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Docker 1: Pitfalls to avoid

By Jörg Mertin posted 06-19-2018 06:38 AM

  

The most common reason a set of dependent docker containers do not start up correctly, is because one of the containers did not come up correctly.

Analyzing many docker-containers, I have noticed very often "developers" to add a startup script that looks like the below (I admit, this is one of the worst versions I have seen):

 

java -jar ${javajunk} &
sleep 6;
java -jar ${javajunk2} &
sleep 10;
java -jar ${javajunk3}

 

That is the portion of a script that controls 3 java processes to be started.

We have in that example several issues, things that should definitely not be done!

  1. Docker containers are supposed to handle micro-services. Here, we start 3 java programs each using at least 2GB of Ram etc. Micro-Service is the wrong name here, it should be called Macro-Service.
    The only understandable reason to make a docker-container out of this is to have it all packaged and pre-configured to run.
  2. Programs started into the background. The Docker-Server will not be able to know if the application started or not.
  3. Depending on the host-load, 6 seconds may not be enough. The best part is 10 seconds for the 3rd app to start. Depending on the induced load by app 1 and 2, it may be too short. So if application 3 really depends on application 1 and 2 being started, this can fail. Especially if installed in a customer environment where the host already hosts some other applications causing high CPU load.
  4. Dependencies cannot really be handled here. Means, java app 2 needs to be started after java app 1 is up.

 

 

So - what is the solution here?

 

  1. Start one container per application. If that is not possible, an internal job-handler needs to be written (shell-script is well possible).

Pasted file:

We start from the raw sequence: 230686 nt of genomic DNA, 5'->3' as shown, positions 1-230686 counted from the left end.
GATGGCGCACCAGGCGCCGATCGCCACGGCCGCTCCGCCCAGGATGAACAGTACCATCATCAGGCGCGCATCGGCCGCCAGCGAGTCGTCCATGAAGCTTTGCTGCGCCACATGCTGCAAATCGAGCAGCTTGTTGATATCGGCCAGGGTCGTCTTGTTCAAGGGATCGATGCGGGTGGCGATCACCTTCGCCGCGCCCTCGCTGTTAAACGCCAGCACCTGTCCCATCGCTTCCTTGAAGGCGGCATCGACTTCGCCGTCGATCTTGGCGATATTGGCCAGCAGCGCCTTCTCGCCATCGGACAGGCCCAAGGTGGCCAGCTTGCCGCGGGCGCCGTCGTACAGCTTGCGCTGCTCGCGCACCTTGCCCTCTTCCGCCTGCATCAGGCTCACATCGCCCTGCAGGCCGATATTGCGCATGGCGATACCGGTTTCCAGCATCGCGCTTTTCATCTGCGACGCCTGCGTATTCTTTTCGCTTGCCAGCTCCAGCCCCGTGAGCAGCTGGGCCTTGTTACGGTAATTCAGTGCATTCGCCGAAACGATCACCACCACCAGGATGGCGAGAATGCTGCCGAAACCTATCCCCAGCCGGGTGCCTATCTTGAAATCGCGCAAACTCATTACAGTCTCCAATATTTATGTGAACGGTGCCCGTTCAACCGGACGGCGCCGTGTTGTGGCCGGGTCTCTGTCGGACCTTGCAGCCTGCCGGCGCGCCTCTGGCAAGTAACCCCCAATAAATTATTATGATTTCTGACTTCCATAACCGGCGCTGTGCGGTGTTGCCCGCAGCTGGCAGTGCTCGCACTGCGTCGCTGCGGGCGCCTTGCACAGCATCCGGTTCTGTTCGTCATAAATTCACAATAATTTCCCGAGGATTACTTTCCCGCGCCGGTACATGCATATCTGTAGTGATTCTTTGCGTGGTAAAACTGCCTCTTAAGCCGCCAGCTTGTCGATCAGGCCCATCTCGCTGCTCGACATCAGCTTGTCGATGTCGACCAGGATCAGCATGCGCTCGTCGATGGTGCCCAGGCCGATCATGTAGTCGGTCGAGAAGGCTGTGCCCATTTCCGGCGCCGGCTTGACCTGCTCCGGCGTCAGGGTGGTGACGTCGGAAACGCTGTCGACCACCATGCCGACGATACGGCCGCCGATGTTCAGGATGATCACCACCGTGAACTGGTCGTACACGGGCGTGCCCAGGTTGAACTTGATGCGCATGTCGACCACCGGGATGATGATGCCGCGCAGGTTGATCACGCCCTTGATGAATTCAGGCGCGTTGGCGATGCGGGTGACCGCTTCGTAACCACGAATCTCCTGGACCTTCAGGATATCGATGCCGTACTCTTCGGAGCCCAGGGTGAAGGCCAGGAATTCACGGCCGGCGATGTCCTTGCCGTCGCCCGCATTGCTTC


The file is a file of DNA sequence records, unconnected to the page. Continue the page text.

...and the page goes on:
2. Never start a program in the background. When starting the program through a shell-script, prepend "exec" to the call to replace the current shell with that program. In that case, if the application crashes, the docker-server will know.
    Note that this will only tell the docker-server that the application has been started. It will not know if it is ready.
  3. using a. and b., start one container per application and use docker-compose to start the containers in order.
    If that is not possible. Implement inside the applications a "ready" status indicator that can be passed on to other scripts or polled - so they know it is ready and the current app can be started. In the regular linux world, using mysql one can issue a regular mysql call to the mysql-command and check the status of the mysql-server.
    mysqladmin --host=db1.example.org --user=monitor status
    Uptime: 884637  Threads: 1  Questions: 5534424  Slow queries: 144  Opens: .....
     If the status returns a valid entry (known), the next container can be started.
    This will make the order and in time startup of the applications doable. All other implementations, especially java applications which tend to take ages to start, is just a wild guess.
  4. all of the above together.

 

The main issue will be, if as stated before, one app depends on another one and there is no way to tell when that app is ready. Without an internal "ready" status, this will not really be possible and lead to ugly hacks as "sleep 10" ...

1 comment
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Comments

06-19-2018 07:09 AM

Joerg:

Well written article about a common mistake. 

Hal